Ohio is “likely” to regulate daily fantasy sports (DFS) this year. This news was delivered, oddly enough, at the legislative hearing of a doomed DFS bill in Washington State this week, according to Legal Sports Report (LSR).
In Washington, DFS is explicitly illegal, along with all forms of online gaming, not just to operate, but also to play. And so it will remain, at least for the time being, as the hearing summarily trashed the bill, with Senate Commerce Committee Chair Baumgartner saying it had “no chance” year.
But testifying at the hearing was former Washington AG (and now lobbyist for FanDuel and DraftKings) Rob McKenna, who described DFS’s chances in Ohio this year in glowing terms.
Surprisingly, Ohio has not yet introduced a DFS bill yet, although two appeared late in 2016. Reading the signs, LSR interprets an industry-friendly bill is in the offing and that the Ohio leadership in the legislature is already behind it, making the state the current favorite to regulate in 2017.
Playing for Prizes
Montana is also very likely to regulate DFS contests soon, having seen its own legislation approved by in the senate this week. But this is not DFS as we know it. Rather, it’s a watered down, skill-gaming-for prizes variation.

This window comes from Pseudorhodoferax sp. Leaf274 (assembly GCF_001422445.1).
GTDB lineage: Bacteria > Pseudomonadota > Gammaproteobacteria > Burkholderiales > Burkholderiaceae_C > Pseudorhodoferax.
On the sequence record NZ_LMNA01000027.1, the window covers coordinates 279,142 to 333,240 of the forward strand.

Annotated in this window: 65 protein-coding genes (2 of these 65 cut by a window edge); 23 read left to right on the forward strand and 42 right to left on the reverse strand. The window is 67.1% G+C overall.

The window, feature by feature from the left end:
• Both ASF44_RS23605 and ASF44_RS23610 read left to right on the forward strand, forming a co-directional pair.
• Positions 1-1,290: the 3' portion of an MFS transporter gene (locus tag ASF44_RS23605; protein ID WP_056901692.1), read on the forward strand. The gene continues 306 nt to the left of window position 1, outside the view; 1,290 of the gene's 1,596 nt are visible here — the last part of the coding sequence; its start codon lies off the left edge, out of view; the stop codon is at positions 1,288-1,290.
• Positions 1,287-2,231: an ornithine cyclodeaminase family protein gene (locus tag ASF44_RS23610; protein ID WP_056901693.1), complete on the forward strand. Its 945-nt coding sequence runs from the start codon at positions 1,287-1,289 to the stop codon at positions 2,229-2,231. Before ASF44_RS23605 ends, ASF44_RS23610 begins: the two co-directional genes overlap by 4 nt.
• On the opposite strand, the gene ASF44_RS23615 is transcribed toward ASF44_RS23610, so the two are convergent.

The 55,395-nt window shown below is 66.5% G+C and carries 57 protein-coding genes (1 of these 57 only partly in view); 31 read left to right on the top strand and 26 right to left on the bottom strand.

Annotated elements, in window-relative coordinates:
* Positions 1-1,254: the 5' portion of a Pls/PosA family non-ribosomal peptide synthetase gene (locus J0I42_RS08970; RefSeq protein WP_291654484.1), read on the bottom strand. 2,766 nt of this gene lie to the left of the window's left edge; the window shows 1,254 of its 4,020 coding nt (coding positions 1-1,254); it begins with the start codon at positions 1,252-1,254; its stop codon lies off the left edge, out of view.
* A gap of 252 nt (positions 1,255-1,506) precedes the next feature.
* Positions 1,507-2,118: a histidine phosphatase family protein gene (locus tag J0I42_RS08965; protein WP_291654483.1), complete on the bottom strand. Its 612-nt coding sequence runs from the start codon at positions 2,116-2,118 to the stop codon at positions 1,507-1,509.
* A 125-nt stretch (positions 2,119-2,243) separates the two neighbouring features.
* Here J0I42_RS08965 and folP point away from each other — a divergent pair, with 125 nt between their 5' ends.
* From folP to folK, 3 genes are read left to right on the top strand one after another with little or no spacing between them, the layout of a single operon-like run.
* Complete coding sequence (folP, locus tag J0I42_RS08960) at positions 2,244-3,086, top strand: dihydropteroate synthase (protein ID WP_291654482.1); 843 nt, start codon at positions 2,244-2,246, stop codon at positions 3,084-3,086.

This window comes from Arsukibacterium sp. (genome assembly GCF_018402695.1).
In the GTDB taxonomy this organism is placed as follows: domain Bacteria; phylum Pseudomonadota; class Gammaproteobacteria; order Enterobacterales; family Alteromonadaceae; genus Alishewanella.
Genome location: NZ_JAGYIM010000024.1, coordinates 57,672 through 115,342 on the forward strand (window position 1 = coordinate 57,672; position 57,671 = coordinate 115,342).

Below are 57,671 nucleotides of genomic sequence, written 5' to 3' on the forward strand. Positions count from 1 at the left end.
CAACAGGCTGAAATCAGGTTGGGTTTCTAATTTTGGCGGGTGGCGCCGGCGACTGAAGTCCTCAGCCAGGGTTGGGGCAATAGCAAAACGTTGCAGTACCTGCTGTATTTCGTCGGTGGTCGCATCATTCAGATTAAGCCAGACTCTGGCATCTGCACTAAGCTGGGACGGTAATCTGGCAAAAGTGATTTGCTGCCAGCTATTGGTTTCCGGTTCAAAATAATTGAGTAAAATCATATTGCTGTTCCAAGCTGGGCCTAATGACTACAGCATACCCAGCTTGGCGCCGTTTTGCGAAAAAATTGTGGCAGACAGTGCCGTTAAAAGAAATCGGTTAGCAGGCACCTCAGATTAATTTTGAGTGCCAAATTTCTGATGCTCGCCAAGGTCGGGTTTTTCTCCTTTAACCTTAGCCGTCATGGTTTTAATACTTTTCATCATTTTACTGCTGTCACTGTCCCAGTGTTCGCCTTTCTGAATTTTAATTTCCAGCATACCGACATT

Senate Bill 25 proposes to legalize DFS contests with maximum buy-ins of $35, and where the prizes are of a “minimal non-monetary value.” This less-than-tantalizing term will be defined by the state Department of Justice and Gambling Control Division at a later date. And let’s all just hope they sex it up a little.
The bill, which was passed unanimously, also defines DFS as skill-based, and not a game of chance.
Just three weeks into the new year, DFS legislation is also underway in Florida and is expected to be introduced shortly in Pennsylvania, in both cases as part of wider gambling expansion packages. Pennsylvania has a real chance this year, although Florida is anyone’s guess, and the state’s ongoing negotiations with the Seminole tribe could be an impediment.
Last year, eight states opted to regulate the industry: Virginia, Indiana, Tennessee, Mississippi, Missouri, Colorado, New York, and Massachusetts, and more are expected to follow. Should Ohio follow suit, with 11.59 million residents, it would be the second-largest state by population, after New York, to regulate the contests.